When The Hunger Games – the movie – was coming out, my husband and I scrambled to read the book beforehand. so it was very fresh in my head when we saw the movie with my family. In the movie, one of their addendum scenes includes President Snow speaking with Crane, and in this conversation, Snow asks him a question. I’ve now finished reading t’other two books so I know the question had no place, that it was fabricated by the movie directors. It was a terrible thing to add, especially because they made Snow give the most wrong, most stupid answer to his own question anyone ever could have given.
The question was something along the lines of, “Why do we have the Hunger Games instead of just lining up two children from every district and executing them?”
NO. NO, President Snow. NO, movie directors. NO NO NO. (that’s stupidly cliche anyway)
Not only is that not a correct answer, it’s a very incorrect, erroneous, bad answer.
The WHOLE POINT of the Hunger Games is the lack of hope. Hope is dangerous to a ruling power in Snow’s position. Hope is what allowed the rebellions to spark. Hope is what pushed on a full-fledged revolution. You don’t want hope in a totalitarian government because if the people have hope, they have hope for something better, and something better is always going to mean getting rid of the old regime. If there is no hope of winning, no hope of succeeding, there is no rebellion!
So what should his answer have been?
As I understand it, the hunger games are about complete and utter domination over the other districts. “We do not just execute your children, we force them to fight to the death and we force you to like it. This is how much power we have over you. You are utterly depraved without us, powerless against us, you have no choice – we will make you cheer for your own child’s murderer and hail them as a hero. We can do this, we will and we do and you will bow before us because you have. no. choice.” This is not a message of hope.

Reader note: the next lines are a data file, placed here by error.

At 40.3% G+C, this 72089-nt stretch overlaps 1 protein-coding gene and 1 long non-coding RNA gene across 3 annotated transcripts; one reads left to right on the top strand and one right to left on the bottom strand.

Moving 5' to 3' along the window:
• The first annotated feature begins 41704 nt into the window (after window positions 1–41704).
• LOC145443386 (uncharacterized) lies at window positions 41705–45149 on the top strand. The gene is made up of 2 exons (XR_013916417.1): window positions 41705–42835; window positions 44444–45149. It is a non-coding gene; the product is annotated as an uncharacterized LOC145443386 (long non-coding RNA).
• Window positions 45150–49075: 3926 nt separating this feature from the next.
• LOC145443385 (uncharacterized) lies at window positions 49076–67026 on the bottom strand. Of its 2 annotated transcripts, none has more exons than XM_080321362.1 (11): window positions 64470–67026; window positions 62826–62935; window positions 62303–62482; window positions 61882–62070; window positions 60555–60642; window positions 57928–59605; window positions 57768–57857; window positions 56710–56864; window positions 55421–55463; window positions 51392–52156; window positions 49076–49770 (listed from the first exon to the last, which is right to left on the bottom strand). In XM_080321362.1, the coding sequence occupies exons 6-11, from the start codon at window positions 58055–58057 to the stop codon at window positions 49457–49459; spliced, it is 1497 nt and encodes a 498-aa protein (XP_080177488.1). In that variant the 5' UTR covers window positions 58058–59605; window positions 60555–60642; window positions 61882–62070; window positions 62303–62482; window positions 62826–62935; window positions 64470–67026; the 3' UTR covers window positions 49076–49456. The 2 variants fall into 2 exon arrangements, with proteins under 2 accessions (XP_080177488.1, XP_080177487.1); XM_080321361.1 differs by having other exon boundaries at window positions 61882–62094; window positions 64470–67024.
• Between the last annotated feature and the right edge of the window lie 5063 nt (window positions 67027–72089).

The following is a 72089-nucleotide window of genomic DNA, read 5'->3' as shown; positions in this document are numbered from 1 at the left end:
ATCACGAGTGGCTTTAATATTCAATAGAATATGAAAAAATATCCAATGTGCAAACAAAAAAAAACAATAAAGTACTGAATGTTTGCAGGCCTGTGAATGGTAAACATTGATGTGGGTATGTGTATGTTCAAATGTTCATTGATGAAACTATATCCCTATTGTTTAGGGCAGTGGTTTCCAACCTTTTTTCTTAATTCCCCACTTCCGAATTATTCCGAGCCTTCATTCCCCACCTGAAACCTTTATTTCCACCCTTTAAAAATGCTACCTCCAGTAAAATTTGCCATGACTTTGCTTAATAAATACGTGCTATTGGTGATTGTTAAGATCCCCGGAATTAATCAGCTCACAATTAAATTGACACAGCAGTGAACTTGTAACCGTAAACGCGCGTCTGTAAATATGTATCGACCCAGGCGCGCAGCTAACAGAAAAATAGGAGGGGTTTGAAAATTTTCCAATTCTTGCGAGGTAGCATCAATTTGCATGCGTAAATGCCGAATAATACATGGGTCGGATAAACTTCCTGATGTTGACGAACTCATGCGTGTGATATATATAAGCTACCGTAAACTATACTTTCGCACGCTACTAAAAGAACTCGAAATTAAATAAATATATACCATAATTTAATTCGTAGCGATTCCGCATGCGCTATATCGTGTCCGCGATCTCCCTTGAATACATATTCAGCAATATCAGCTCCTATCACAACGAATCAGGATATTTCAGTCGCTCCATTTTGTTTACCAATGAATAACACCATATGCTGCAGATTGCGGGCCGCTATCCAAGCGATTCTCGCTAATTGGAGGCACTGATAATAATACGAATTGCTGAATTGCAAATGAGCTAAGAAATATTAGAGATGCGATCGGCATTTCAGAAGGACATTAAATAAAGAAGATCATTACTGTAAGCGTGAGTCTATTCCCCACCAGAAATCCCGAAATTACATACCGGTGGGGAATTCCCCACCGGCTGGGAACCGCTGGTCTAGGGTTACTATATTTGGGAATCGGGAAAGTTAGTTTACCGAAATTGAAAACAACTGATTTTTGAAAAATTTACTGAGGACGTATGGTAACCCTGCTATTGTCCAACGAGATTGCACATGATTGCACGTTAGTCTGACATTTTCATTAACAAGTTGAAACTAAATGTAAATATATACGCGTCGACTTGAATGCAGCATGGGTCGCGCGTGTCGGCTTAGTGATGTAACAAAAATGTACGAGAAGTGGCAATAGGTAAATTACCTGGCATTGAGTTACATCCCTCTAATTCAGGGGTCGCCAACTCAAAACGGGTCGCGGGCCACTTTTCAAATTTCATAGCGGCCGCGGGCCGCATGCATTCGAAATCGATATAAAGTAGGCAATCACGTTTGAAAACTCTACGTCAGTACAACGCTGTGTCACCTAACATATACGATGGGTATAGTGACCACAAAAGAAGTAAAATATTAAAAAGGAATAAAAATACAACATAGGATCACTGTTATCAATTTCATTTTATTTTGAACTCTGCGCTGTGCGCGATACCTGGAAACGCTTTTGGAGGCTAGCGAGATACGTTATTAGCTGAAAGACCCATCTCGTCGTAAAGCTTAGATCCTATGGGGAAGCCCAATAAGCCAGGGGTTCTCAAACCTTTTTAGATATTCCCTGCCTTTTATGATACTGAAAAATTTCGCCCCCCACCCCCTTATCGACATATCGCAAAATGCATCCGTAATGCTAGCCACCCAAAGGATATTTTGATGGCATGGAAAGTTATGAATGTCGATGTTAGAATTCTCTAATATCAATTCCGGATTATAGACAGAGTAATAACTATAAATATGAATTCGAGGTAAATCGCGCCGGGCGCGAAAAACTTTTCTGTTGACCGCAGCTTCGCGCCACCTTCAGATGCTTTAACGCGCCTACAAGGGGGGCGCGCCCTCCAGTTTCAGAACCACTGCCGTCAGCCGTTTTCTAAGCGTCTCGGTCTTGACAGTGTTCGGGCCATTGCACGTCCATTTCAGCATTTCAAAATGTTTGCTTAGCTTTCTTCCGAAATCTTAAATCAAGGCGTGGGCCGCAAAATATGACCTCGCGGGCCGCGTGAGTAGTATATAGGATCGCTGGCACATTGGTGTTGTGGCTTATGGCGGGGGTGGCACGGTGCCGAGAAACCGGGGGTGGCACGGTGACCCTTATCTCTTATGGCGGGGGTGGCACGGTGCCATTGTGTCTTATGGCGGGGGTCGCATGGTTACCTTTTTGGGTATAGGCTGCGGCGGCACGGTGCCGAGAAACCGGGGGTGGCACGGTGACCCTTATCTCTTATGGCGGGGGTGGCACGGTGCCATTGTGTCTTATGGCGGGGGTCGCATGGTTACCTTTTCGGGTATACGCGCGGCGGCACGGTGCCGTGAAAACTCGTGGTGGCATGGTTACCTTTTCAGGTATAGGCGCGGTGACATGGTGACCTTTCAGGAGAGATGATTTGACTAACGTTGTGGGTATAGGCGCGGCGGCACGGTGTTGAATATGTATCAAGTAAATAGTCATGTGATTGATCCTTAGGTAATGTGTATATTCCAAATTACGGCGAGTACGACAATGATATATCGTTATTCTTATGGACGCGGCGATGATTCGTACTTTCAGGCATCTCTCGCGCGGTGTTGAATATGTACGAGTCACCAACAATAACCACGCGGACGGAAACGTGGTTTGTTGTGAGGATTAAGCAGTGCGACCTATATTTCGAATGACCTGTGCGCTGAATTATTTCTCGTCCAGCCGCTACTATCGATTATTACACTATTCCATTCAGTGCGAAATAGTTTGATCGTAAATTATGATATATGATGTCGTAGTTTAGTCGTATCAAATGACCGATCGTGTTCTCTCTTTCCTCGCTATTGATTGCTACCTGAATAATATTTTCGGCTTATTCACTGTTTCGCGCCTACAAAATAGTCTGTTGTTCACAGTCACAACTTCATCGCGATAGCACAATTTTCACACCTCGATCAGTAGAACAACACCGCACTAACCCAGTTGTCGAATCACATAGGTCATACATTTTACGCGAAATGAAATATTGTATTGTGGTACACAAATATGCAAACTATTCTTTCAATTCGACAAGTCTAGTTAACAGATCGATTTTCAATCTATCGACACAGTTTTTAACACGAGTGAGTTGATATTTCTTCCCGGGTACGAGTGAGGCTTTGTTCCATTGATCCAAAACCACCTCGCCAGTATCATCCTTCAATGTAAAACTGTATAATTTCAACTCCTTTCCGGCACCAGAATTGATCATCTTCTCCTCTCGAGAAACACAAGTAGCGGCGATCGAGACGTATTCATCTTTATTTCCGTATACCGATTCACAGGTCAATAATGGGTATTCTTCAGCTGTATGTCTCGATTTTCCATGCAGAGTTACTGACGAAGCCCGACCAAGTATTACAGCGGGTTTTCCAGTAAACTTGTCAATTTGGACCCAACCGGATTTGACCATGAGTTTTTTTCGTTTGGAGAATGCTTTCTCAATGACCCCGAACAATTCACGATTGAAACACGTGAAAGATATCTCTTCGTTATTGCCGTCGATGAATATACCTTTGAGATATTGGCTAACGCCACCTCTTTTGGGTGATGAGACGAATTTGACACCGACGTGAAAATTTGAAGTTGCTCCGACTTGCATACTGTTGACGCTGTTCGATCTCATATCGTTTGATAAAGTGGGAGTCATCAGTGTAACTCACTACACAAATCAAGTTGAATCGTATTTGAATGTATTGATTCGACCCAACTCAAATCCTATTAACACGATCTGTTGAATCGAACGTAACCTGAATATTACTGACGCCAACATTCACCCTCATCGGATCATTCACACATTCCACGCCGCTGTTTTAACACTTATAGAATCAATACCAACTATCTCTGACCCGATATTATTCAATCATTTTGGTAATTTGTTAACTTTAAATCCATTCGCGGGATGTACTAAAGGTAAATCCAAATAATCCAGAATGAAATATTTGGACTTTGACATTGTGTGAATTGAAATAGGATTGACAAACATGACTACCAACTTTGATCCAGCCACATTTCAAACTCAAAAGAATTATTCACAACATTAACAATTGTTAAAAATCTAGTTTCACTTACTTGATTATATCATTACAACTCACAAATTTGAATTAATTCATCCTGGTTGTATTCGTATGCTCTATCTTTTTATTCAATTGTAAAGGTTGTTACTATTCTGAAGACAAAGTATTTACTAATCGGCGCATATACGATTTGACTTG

Book Snow is, at least, a much better villain since he confronts Katniss for giving the other districts hope – for understanding hope is bad – right at the start of Catching Fire. And then with the quarter quell, the very thing he seeks is to quell is the hope that started the rebellions with his choice of using previous champions! THE WHOLE POINT IS TO KILL HOPE COMPLETELY. Auuugh, hope is not a thing for true villains! Not to give to others.
People may argue that the hope for something better, to keep fighting, can be necessary for oppression, to keep the oppressed from laying down and dying. If the oppression isn’t tremendous, trust me, that’s not a problem. Consider the amount of hope in concentration camps and the variety of reactions from the various prisoners there. There was threat of death by the hand of guards, starvation, disease – the ultimate goal for the prisoners was death. Not so for the people of Panem. Could there be a time and place for hope? Perhaps, but think carefully about it before just spouting out that stupid, overused answer.
If your villain is wanting to allow hope to survive, he better have a good reason to do it – after all, truly and utterly killing hope is actually pretty hard. Even if a person says they have no hope of survival, no hope of escape, no hope of something better – if that person continues to strive to survive anyway, they do still have some sort of hope. Survival instincts are all a part of a hope to live another day. Perhaps that day will bring something good. Hope is so hard to kill, so why would you breed it? More than the basic instincts, hope means thought for what one wants and in your oppressed population, in your protagonist, in your hero, that’s going to be very dangerous for your villain.
So no, “hope” is a terrible answer. The worst possible answer. It’s the answer that actually works against your antagonist. Don’t pick hope – pick something that’s actually sinister.
Something that, say, makes sense?